I once visited the lab of a guy doing robotics research for spinal chord victims. They would cut cats open and implant chips in their spinal columns and wouldn't fully close them up but used binder clips instead. He built the robotic arms that would move the cat's legs while they measured the nervous feedback. He said that they lost a few cats simply because they weren't exactly surgeons and were kind of just winging that portion of their research. But they were on the leading edge of their field and are helping many people have a way better quality of life.
 
2013-10-10 01:20:35 PM  
So, nerds, this is what it has come to.  Because i was mean to you in high school, you harbored that deep resentment throughout your academic career, and now, finally, you get back at me by going after my kitten.
 
2013-10-10 01:24:16 PM  
img.pandawhale.com
 
2013-10-10 01:25:01 PM  
Are the physiologies of cats so close to humans that experiments like this yeild anything worthwhile?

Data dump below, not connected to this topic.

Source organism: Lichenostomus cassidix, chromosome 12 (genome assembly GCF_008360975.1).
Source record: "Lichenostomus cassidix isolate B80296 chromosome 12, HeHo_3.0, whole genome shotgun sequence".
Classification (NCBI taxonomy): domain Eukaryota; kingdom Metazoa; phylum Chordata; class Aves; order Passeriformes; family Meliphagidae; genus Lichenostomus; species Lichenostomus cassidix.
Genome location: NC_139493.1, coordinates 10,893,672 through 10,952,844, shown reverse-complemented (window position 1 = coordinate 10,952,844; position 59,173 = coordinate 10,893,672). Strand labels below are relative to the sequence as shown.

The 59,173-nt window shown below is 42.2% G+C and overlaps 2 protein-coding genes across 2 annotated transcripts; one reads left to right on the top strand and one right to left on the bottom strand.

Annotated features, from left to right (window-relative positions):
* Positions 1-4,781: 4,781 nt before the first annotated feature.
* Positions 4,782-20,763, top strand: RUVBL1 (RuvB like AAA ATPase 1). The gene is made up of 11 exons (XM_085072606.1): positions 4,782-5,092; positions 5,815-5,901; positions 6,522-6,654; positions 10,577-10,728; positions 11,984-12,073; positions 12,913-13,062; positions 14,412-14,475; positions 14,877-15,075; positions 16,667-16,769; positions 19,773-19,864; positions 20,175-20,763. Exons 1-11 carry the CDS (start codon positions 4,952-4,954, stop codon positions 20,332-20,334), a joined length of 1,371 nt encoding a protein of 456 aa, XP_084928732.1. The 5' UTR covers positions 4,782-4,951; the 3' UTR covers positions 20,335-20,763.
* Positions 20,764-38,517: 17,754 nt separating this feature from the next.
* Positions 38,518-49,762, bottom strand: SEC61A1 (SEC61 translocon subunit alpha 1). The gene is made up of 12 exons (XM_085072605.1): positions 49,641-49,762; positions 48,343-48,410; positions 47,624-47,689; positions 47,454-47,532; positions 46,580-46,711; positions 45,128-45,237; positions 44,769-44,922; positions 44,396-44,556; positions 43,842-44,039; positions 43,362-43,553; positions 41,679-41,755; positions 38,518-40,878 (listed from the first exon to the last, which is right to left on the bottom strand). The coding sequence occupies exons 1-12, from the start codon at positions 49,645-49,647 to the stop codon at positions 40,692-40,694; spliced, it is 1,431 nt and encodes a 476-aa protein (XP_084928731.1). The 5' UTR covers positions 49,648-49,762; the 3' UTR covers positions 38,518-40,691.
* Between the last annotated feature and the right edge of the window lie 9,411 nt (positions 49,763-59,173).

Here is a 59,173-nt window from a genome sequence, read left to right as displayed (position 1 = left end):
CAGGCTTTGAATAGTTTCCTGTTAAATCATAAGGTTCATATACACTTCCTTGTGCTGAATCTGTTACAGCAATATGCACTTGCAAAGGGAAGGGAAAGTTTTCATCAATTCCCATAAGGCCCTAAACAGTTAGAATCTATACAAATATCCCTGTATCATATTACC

Not to go all Joseph Mengela on everyone, but there are perfectly good humans on death row that could be used for experminents.  I wonder why we don't make better use of them.  Or maybe just narrow it down to pedophile sex offenders.
 
2013-10-10 01:25:26 PM  
autophiliac.files.wordpress.com
 
2013-10-10 01:25:41 PM  
i43.tinypic.com

/Sooooo doesn't approve.
 
2013-10-10 01:26:14 PM  
I kind of want one Of those immobile kittens.
 
2013-10-10 01:27:54 PM  
I could post pictures of incredibly evil feline torture going on at the average university, but it would probably get me banned.
 
jvl
2013-10-10 01:28:28 PM  
As long as he donated the cats to the local soup kitchen afterwards, I don't see a problem.
 
2013-10-10 01:31:59 PM  
So that's the grumpy cat origin story!
 
2013-10-10 01:33:56 PM  
Those scientists are assholes...
 
2013-10-10 01:34:03 PM  
When the Fark Caturday Contingent sees this there is going to be hell to pay.
 
2013-10-10 01:34:34 PM  
I want an immobile kitten to go along with my bonsai kitten.
 
2013-10-10 01:35:03 PM  
If this doesn't convince you, read up about Mengele, or read this: